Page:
Merry Christmas and Happy Peace Tree


By David Hejmanowski - Case Study



“While they were there, the time came for the baby to be born, and she gave birth to her firstborn, a son. She wrapped him in cloths and placed him in a manger, because there was no room for them in the inn.”

— Luke 1:6-7

“In short, the pervasive influence of Jesus of Nazareth on secular history is undeniable.”

— Judge James L. Graham, ACLU of Central Ohio vs. Delaware County (1989)

For the past several years, as work progressed on the complete renovation and restoration of the county’s historic 1868 courthouse, the decorations that normally graced the south lawn along Central Avenue remained in storage due to construction. Since they made their return to the courthouse lawn this month, it seemed appropriate to revisit the story behind the display. Unlike the current configuration, the nativity scene used to sit alone, without any other decorations around it. In the front of the courthouse sat an evergreen marked as the “peace tree.” After years of that display, the Central Ohio Chapter of the American Civil Liberties Union contacted the county in 1988 and asked that the nativity be taken down. The county refused and, on behalf of two Delaware County residents, the ACLU brought suit in the federal court for the Southern District of Ohio. The organization asked the court for a temporary restraining order — a request to force the county to take the nativity down while the lawsuit was decided. Relying on a 1984 decision of the U.S. Supreme Court involving a nativity scene in Pawtucket, Rhode Island, the federal court denied the request and the crèche remained.

In the Rhode Island case, a city owned nativity scene was included in a Christmas display in a private park. The display also included Santa Claus and his reindeer, a Christmas tree, figurines of carolers, an elephant and a teddy bear. By a vote of 5-4, the court ruled that the nativity display was not a Constitutional violation.

Judge W. Duncan Whitney was county prosecutor at the time and represented the county in the lawsuit. Among the most interesting facets of the case was the fact that in the midst of the 1st Amendment Constitutional debate, a completely distinct separation of powers question arose.

A county commissioner was being deposed by attorneys from the ACLU, who asked him why he had voted in favor of placing the nativity scene on the courthouse lawn. Judge Whitney objected to the question. It didn’t matter why the commissioner had voted in favor of the nativity, but whether the presence of the nativity had the effect of endorsing religion. Judge Whitney’s objection went deeper than that though. The “why” question called for the judiciary to pass judgment on the logic and motivation of the legislative branch. U.S. District Judge James L. Graham, who was presiding over the case, was contacted and ruled that the county commissioner should not be required to answer the question.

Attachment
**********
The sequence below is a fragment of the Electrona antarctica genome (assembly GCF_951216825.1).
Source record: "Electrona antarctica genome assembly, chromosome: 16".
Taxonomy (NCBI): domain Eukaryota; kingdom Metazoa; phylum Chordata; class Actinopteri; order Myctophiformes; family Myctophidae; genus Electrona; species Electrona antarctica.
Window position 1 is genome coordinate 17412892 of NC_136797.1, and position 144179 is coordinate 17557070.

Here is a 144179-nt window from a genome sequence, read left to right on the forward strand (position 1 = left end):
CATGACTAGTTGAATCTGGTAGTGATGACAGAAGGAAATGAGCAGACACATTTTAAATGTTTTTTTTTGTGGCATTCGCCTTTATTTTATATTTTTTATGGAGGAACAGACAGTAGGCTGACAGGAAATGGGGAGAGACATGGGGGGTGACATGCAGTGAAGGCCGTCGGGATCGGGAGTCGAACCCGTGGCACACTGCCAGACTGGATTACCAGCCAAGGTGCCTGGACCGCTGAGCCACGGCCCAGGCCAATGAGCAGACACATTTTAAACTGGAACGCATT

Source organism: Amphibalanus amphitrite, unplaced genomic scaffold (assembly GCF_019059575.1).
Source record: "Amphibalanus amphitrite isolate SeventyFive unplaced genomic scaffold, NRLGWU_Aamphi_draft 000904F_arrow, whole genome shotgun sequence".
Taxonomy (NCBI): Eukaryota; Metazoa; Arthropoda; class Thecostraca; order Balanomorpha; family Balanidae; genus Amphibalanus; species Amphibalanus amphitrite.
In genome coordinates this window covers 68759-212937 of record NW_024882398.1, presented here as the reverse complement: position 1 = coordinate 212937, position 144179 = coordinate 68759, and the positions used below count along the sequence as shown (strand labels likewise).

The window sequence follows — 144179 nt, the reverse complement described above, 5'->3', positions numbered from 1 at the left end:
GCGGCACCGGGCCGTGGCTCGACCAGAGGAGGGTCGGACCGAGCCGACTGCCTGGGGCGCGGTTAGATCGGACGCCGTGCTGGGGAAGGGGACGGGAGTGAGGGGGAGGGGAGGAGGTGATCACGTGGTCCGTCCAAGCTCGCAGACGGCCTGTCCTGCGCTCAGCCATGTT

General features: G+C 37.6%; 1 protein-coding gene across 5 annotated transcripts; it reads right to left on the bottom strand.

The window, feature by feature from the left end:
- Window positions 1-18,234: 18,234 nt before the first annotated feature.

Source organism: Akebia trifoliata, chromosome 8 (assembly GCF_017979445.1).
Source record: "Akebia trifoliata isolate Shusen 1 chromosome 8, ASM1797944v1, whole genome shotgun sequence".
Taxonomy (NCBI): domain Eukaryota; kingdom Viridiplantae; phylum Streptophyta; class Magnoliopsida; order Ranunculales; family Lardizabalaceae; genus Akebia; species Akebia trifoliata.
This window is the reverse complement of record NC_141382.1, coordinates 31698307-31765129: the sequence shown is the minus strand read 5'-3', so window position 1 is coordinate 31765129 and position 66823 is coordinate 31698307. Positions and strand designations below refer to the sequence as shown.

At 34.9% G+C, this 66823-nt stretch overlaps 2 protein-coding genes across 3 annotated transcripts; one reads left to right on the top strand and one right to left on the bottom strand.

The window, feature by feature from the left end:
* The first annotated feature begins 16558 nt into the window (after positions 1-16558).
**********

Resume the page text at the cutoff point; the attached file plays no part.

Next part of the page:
The case went on long enough that on Nov. 27, 1989, the nativity scene went back up on the courthouse lawn — exactly as it had been the year before. In the intervening year, the U.S. Supreme Court had decided another nativity case, this one from Pennsylvania. In that case, the court decided that a nativity scene, placed alone in a courthouse, violated the Constitutional prohibition against the establishment of religion.

Judge Graham, who said he reached his decision with “considerable regret,” made it clear that he disagreed with the more recent Supreme Court decision, but that he was obligated to follow it. He said he thought that a nativity scene always had a secular purpose because “the birth of Jesus has had an unparalleled impact upon secular history for the past 2,000 years.” Still, under the guidelines the Supreme Court had set up, he ordered the county to take down or alter the nativity display. And so, around from the front of the courthouse came the peace tree.

And this simple move was enough. The presence of the secular tree, when added to the nativity scene, transformed the display from a government endorsement of one particular religion into a multi-purpose seasonal celebration. Judge Graham approved the modified display and every year since, the same nativity and same peace tree have appeared on the south lawn of the county courthouse.

So, to you and your family: Merry Christmas and Happy Peace Tree.

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By David Hejmanowski

Case Study

David Hejmanowski is judge of the Probate/Juvenile Division of the Delaware County Court of Common Pleas, where he has served as magistrate, court administrator, and now judge, since 2003. He has written a weekly column on law and history for The Gazette since 2005.

David Hejmanowski is judge of the Probate/Juvenile Division of the Delaware County Court of Common Pleas, where he has served as magistrate, court administrator, and now judge, since 2003. He has written a weekly column on law and history for The Gazette since 2005.